Former Nebraska C John Garrison went to camp with the Titans in 2003 and was signed by the Bucs for 2004
The construction of the Tampa Bay Buccaneers' 2004 training camp roster is underway.
On Wednesday, the Buccaneers announced the signings of 14 players to what are known as 'reserve/future' contracts. In essence, that means they are receiving 2004 contracts even though the 2003 league season extends through February.
Ten of the 14 players announced Wednesday were not with the team at the end of the 2003 season. Of those 10, seven are new to the Buccaneers: DT Delbert Cowsette, CB Lynaris Elpheage, LS John Garrison, P Craig Jarrett, K Carlos Martinez, DB Kalvin Pearson and WR Justin Skaggs. The other three are returning players: LB Altroy Bodrick, RB Earnest Graham and WR Frank Murphy.
Cowsette, a third-year player, is the most experienced of the group, having played in all 32 games of the 2001 and 2002 seasons with the Washington Redskins. The others are, for the most part, first-year players still looking for their first significant regular-season action.
The Bucs technically added 14 players to their 2004 roster on Wednesday because the four players who finished the season on Tampa Bay's practice squad also got new pacts. Practice squad contracts expire as soon as a team's season ends, so T Kevin Breedlove, LB Michael Brown, C Ben Claxton and WR Fabian Davis were all briefly free agents before the Bucs re-signed them along with the other reserve/futures.
Though these players were, by definition, free agents available to any team at any time, they should not necessarily be taken lightly. In January of 2002, the Bucs signed two players who eventually played for them in Super Bowl XXXVII, CB Corey Ivy and DE Ron Warner. Ivy remains with the team still, excelling on special teams and getting some action as a nickel back.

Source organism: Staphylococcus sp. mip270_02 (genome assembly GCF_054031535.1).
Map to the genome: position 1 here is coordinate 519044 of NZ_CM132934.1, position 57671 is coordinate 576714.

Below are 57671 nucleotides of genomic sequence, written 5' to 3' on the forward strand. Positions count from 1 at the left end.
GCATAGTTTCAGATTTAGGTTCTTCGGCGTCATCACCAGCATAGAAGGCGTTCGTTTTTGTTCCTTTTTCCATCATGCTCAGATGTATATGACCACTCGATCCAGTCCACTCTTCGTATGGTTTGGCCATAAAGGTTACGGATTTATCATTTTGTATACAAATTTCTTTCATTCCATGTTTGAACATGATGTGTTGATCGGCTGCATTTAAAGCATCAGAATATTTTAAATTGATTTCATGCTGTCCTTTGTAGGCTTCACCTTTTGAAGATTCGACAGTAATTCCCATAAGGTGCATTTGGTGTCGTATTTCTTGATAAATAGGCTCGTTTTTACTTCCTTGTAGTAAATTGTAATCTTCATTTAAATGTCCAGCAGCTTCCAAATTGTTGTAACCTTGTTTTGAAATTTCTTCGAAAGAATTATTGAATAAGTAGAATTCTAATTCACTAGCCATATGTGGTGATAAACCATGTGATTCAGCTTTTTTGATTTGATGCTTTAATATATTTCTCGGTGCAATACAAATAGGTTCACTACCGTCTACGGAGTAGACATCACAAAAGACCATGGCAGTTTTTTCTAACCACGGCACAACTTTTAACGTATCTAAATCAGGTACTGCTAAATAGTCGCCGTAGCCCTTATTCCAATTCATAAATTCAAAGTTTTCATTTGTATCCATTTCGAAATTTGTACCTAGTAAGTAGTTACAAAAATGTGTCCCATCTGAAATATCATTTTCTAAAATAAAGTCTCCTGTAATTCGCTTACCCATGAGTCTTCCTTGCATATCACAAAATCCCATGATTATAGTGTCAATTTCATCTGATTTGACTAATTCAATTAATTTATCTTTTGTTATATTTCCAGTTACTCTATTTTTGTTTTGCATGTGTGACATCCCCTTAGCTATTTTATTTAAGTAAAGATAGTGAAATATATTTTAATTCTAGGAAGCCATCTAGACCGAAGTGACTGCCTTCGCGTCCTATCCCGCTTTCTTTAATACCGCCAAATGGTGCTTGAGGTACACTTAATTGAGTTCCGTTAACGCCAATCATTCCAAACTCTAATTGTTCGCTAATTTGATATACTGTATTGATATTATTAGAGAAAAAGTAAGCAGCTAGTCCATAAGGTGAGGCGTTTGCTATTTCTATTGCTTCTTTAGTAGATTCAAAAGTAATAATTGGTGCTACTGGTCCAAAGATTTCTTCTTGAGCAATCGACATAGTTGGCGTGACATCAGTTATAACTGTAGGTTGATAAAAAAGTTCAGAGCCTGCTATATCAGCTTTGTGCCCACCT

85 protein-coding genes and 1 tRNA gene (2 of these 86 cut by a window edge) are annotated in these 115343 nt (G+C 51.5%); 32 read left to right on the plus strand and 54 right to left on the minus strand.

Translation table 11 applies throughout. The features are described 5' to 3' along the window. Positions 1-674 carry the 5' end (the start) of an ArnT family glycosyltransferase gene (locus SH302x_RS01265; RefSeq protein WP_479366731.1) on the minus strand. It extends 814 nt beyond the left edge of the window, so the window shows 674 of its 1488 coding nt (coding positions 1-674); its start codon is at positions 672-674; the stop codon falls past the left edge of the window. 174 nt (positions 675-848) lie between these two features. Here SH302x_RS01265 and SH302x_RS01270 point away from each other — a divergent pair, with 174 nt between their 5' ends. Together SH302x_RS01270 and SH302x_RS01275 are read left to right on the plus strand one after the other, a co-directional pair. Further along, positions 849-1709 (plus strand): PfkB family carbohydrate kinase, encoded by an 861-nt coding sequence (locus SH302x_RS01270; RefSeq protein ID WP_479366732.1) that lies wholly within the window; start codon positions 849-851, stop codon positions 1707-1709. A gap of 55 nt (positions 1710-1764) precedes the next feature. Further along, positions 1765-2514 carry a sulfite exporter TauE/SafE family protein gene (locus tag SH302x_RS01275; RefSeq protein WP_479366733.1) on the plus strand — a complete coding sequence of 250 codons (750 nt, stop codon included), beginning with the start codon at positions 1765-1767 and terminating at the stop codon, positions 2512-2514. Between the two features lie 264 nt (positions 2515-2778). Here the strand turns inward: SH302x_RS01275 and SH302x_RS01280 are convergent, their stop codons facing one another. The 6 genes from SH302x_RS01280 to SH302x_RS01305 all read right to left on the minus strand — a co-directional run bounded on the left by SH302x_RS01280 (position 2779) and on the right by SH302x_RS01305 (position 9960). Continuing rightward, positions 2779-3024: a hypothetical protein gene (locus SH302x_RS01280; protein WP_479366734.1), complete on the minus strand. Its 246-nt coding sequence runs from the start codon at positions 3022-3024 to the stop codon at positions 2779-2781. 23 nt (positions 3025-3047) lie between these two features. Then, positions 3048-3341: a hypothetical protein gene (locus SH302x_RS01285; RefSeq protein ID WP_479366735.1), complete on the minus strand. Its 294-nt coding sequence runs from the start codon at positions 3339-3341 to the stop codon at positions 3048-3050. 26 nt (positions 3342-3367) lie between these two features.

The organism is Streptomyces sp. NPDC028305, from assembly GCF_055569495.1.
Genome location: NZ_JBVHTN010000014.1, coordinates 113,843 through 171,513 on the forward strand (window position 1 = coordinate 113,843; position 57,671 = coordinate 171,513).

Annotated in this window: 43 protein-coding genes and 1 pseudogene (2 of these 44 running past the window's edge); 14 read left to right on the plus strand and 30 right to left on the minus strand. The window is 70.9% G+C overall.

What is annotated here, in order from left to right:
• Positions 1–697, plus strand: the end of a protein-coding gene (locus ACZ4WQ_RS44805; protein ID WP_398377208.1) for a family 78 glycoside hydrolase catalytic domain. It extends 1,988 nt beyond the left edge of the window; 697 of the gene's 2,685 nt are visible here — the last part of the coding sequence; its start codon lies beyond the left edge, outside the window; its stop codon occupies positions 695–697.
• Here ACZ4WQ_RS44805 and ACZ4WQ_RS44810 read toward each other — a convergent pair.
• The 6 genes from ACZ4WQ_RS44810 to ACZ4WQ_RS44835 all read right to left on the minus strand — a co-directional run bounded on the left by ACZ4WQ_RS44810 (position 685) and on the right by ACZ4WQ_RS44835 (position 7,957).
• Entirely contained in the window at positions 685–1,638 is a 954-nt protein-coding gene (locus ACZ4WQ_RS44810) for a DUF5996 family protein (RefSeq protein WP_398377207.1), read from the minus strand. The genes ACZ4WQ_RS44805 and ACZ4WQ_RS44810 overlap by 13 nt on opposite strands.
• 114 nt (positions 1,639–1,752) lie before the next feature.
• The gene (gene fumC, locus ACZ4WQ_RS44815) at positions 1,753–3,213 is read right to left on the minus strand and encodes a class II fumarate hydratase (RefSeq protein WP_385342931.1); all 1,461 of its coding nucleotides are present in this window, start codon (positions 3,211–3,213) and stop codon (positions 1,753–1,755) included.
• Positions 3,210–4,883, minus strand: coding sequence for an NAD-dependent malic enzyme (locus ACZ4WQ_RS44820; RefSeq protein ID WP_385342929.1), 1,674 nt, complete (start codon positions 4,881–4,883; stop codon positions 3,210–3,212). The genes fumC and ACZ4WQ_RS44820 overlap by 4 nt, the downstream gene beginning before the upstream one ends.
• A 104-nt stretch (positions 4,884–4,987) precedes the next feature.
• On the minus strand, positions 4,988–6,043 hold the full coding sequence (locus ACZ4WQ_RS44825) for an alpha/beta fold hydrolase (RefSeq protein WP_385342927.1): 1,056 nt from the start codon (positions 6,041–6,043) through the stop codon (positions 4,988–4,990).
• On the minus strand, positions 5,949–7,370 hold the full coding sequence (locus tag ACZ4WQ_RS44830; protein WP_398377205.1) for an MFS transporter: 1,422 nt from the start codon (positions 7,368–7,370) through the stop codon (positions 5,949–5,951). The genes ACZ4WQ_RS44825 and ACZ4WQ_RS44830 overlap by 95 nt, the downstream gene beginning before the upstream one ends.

None of the reserve/future signings from last season made the roster, though RB Tony Taylor technically remained with the team throughout the season on injured reserve after suffering a knee injury in the preseason. Five of the 2003 signees did play in the NFL Europe 2003 season as Buccaneer allocates, however - WR Todd Elstrom, OL/DL Kyle Kipps, DT Josh McKibben, S Than Merrill and CB James Rooths.
Some of this year's reserve/future signings are likely to figure in the team's NFL Europe plans this season, as well.
Allowing teams to sign players to 2004 contracts as soon as 2003 is over is a concession to the fact that not every team's season ends on the same day. All teams may begin signing 'futures' free agents after the regular season has concluded, even if they are still competing in the playoffs. Last year, the Bucs could sign available players throughout the month of January without it affecting their 53-man roster for the playoffs. This keeps teams that are eliminated from the playoffs from gaining an unfair advantage over the ones still vying for the Super Bowl.
To be eligible for such a signing, a player cannot be on any team's 53-man roster when the season ends, because all players in that category have contracts that run through February. These eligible players, which include all practice squad players on teams that have been eliminated from Super Bowl contention, are often referred to as 'street' free agents, and teams generally have a good idea of who they would like to sign for next season even before the previous one comes to an end.